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James Oakes's Treatment Of The First Confiscation Act In Freedom National: The Destruction Of Slavery In The United States, 1861-1865, Angela Porter 2023 American University Washington College of Law

James Oakes's Treatment Of The First Confiscation Act In Freedom National: The Destruction Of Slavery In The United States, 1861-1865, Angela Porter

Articles in Law Reviews & Other Academic Journals

In his work, Freedom National: The Destruction of Slavery in the United States, 1861-1865, James Oakes provides an overview of several Civil War era legal instruments regarding enslavement in the United States. One of the statutes he examines is An Act to Confiscate Property Used for Insurrectionary Purposes, passed by the Thirty Seventh Congress in August, 1861. This law, popularly known as the First Confiscation Act (FCA), is one of the several "Confiscation Acts" that contributed to the weakening of legal enslavement during the War. Fortunately, scholars have contextualized and deemphasized President Lincoln's role as the "Great Emancipator" by examining …


Towards An Understanding Of Critical Race Theory: Dispelling False Claims And Misrepresentations, Shiv Narayan Persaud 2023 University of Massachusetts School of Law

Towards An Understanding Of Critical Race Theory: Dispelling False Claims And Misrepresentations, Shiv Narayan Persaud

University of Massachusetts Law Review

The Article discusses critical race theory as a paradigm shift, and further dispels the notion that it promotes a form of Marxism. With the rise of political attitudes toward seeking legislation to denounce CRT, it is incumbent upon those in legal studies to investigate and bring the value of CRT into the forefront. The purpose of this Article is to open a new discussion on these issues, rooted in promoting cultural competency in the legal profession.


Prevention Or Creation Of Terrorism? The Sri Lankan Prevention Of Terrorism Act, Abigail Castle 2023 University of Cincinnati College of Law

Prevention Or Creation Of Terrorism? The Sri Lankan Prevention Of Terrorism Act, Abigail Castle

Immigration and Human Rights Law Review

Abstract

The tyrannical Sri Lankan Prevention of Terrorism Act (“PTA”) has been in effect for over forty years. Dating back to the decades-long civil war, the PTA has terrorized Sri Lankan citizens. The PTA authorizes the Sri Lankan government to arbitrarily detain citizens without warrants for up to eighteen months; use torture to extract confessions; and target protesters, minority groups, and political opponents. The PTA creates a breeding ground for numerous human rights violations with no accountability for the officials who commit human rights abuses. The use of the Act has intensified since 2019 with the Easter Sunday Bombings and …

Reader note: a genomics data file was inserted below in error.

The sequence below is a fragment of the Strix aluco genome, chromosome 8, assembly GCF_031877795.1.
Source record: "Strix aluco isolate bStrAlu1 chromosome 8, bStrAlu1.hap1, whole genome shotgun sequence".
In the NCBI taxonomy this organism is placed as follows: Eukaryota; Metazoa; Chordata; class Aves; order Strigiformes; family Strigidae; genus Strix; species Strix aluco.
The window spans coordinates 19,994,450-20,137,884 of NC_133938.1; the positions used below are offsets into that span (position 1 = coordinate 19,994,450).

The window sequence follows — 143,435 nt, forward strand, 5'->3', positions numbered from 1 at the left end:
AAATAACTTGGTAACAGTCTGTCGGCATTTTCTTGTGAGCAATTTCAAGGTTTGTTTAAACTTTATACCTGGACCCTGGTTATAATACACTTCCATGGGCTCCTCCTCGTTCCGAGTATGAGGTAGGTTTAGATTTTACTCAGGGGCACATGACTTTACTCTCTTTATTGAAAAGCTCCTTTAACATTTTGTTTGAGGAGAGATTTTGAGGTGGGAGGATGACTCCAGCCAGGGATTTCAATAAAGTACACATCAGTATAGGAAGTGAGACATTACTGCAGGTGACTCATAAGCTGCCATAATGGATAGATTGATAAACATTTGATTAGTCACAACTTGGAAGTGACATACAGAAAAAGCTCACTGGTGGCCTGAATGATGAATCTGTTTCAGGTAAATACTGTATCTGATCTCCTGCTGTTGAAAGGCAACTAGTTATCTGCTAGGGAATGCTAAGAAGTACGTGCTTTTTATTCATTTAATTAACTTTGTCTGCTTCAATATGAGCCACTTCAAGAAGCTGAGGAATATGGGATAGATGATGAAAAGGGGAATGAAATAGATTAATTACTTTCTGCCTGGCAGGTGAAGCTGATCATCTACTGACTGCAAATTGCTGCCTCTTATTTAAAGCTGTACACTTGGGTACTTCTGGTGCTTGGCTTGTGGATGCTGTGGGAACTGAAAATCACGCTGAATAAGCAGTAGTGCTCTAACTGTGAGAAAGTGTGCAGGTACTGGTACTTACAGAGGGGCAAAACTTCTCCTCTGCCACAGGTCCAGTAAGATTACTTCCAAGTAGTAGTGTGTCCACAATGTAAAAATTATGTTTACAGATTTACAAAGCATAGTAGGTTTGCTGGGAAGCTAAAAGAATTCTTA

Masthead, 2023 University of California, Hastings College of the Law

Masthead

Hastings Race and Poverty Law Journal

No abstract provided.


Foreword, John Akinwole 2023 University of California, Hastings College of the Law

Foreword, John Akinwole

Hastings Race and Poverty Law Journal

No abstract provided.


“Free Speech, Academic Freedom, And Racial Justice On Campus: An Aclu Lawyer’S Perspective”, Emerson Sykes 2023 University of California, Hastings College of the Law

“Free Speech, Academic Freedom, And Racial Justice On Campus: An Aclu Lawyer’S Perspective”, Emerson Sykes

Hastings Race and Poverty Law Journal

No abstract provided.


Capital Punishment For Latine Populations, Morgan Zamora 2023 University of California, Hastings College of the Law

Capital Punishment For Latine Populations, Morgan Zamora

Hastings Race and Poverty Law Journal

No abstract provided.


Felines In Carceral Facilities: A Call To Introduce Cat Visitation Rooms In Prisons, Nora Sullivan 2023 University of California, Hastings College of the Law

Felines In Carceral Facilities: A Call To Introduce Cat Visitation Rooms In Prisons, Nora Sullivan

Hastings Race and Poverty Law Journal

No abstract provided.


The Afterlife Of Confederate Monuments, Jess Phelps, Jessica N. Owley 2023 The Lyme Timber Company

The Afterlife Of Confederate Monuments, Jess Phelps, Jessica N. Owley

Indiana Law Journal